CWC recently completed a fact sheet on acute water shortage needs for California's most vulnerable communities. The document provides key recommendations for California's Administration and Legislature to address critical drought-related issues.
The three-year period between fall 2011 and fall 2014 was the driest since recordkeeping began in 1895, and recent reports signal that California is headed into its fourth year of drought.1 As debates continue on the duration of the current drought and the extent of the problem for the state as a whole, thousands of Californians -- the majority of whom are living in rural small and disadvantaged communities (DACs) -- are already living in crisis, experiencing complete water loss, or extreme and acute impacts due to increasing water scarcity and groundwater contamination. In the worst cases, communities have run out of water completely and lack both short- and long-term options for addressing their basic water needs.
Immediate, Targeted Actions Needed to Address Drought Crisis Increased emergency drought resources, while critical, have not solved the problem for the smallest, most vulnerable communities. Over the last year, the state has committed significant resources toward droughtrelated water problems statewide, yet small DACs continue to lack the safeguards, tools, and resources to improve their situation. Californians need the Administration and Legislature to take immediate and tailored action to help the increasing number of communities being devastated by this drought. The following recommendations call on the Administration and Legislature to increase technical assistance and financial resources for small DACs, particularly those with no water, contaminated drinking water, and highly vulnerable communities, particularly those served by domestic wells and State Small Water Systems (state smalls).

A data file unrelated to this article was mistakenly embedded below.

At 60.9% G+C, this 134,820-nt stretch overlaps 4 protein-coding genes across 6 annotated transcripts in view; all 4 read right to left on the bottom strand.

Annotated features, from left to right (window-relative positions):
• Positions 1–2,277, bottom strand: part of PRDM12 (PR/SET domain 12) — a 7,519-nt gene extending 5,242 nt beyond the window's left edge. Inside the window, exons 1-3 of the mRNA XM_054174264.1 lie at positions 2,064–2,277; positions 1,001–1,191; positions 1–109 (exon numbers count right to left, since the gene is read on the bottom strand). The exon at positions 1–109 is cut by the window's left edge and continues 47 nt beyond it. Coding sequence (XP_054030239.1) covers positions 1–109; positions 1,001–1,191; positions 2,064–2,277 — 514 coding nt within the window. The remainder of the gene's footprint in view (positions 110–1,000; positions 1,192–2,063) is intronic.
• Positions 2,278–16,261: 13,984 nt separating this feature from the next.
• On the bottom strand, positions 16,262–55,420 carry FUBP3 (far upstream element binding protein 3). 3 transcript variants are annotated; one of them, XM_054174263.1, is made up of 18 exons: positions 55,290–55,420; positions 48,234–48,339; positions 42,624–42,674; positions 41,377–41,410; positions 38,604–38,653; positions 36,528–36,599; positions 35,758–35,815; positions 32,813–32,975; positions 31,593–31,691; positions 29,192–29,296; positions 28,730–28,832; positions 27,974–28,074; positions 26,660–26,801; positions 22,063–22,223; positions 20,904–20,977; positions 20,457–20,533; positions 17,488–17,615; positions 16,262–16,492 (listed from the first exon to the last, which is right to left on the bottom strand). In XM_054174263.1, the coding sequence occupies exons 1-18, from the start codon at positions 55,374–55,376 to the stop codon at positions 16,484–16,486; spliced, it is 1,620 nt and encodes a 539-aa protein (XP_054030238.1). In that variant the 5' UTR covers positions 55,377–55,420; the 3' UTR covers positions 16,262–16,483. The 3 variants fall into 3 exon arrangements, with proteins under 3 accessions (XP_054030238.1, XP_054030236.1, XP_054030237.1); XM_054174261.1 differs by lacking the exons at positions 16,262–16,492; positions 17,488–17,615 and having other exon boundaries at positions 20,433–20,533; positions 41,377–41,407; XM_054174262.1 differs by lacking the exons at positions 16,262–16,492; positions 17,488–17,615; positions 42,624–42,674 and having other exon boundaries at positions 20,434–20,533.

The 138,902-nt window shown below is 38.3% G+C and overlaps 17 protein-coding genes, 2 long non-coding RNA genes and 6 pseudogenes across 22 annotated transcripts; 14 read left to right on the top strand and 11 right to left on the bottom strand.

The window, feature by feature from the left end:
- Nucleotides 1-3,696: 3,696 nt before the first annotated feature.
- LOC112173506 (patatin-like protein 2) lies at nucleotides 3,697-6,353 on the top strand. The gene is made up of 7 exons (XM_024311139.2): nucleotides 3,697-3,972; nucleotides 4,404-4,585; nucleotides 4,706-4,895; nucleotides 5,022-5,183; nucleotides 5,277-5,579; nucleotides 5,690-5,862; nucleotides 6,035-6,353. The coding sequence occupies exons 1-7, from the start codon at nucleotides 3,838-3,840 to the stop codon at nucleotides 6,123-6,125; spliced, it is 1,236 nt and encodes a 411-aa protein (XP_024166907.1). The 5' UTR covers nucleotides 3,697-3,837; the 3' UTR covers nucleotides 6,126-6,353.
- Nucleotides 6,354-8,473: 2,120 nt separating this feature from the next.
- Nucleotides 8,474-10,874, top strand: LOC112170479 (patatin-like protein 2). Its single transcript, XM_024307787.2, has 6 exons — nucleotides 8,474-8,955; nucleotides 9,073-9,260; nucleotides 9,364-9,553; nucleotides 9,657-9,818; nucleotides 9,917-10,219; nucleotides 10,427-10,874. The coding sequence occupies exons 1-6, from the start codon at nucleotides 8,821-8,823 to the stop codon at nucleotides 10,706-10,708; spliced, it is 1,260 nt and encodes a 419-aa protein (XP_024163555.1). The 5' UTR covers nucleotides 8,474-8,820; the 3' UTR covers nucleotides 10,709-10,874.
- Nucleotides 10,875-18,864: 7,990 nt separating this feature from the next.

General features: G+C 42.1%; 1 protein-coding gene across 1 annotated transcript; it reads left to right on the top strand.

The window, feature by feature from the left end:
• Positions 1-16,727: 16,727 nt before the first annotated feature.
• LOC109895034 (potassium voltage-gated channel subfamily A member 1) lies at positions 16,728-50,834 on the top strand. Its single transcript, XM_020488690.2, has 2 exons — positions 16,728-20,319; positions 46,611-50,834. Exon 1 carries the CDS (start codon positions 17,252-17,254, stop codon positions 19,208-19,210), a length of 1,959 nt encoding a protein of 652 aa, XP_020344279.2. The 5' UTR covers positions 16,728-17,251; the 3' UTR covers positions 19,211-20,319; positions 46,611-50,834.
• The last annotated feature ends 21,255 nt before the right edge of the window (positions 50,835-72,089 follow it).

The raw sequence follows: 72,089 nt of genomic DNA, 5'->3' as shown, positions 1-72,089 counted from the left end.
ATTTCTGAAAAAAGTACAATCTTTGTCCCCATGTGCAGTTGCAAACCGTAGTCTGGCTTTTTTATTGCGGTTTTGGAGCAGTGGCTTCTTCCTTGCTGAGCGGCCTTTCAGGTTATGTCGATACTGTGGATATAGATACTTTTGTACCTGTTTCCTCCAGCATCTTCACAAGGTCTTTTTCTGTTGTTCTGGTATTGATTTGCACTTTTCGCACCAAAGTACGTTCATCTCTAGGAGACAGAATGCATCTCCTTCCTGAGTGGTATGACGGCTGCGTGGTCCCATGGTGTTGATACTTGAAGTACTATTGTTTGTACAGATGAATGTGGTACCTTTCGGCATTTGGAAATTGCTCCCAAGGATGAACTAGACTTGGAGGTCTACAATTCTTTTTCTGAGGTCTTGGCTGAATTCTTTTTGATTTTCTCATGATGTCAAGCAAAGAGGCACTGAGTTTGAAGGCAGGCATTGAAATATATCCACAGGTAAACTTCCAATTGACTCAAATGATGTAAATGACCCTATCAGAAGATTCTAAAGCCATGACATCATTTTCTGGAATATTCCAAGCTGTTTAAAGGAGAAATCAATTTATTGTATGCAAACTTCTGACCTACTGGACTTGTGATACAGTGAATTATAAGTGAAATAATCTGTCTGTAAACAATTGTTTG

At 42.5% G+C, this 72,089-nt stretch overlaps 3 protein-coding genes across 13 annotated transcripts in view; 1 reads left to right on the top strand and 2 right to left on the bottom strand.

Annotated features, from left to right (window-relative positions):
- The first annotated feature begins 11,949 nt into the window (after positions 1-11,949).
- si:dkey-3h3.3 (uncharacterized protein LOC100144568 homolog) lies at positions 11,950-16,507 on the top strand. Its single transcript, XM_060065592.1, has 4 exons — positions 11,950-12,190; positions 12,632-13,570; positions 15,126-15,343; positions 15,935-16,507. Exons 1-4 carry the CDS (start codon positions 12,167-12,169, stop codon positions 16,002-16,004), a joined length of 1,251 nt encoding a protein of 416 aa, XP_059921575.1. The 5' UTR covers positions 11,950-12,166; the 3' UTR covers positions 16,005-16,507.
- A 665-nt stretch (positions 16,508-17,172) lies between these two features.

1) Proactive Identification & Data Collection on Acute Needs - Proactively identify highly vulnerable communities and fund and support the collection of accurate data and reporting on the number of people statewide (including those on private wells and state smalls) that have experienced complete household water supply loss or are in imminent danger of running out of water, do not have the resources to pay for increased water costs, or lack reliable access to a safe water source.
2) Target and Expand Emergency Funding to Fit Needs - Fix drought and drinking water eligibility requirements and expand funding sources to target assistance for private well owners and state smalls.
3) Provide Emergency Technical Assistance – Fund additional drought-specific technical assistance and infrastructure funding to assist small communities, including private domestic well owners and state smalls, whose wells have gone dry, to develop both immediate emergency interim solutions and support connection of areas to larger nearby systems.
Read the full factsheet here.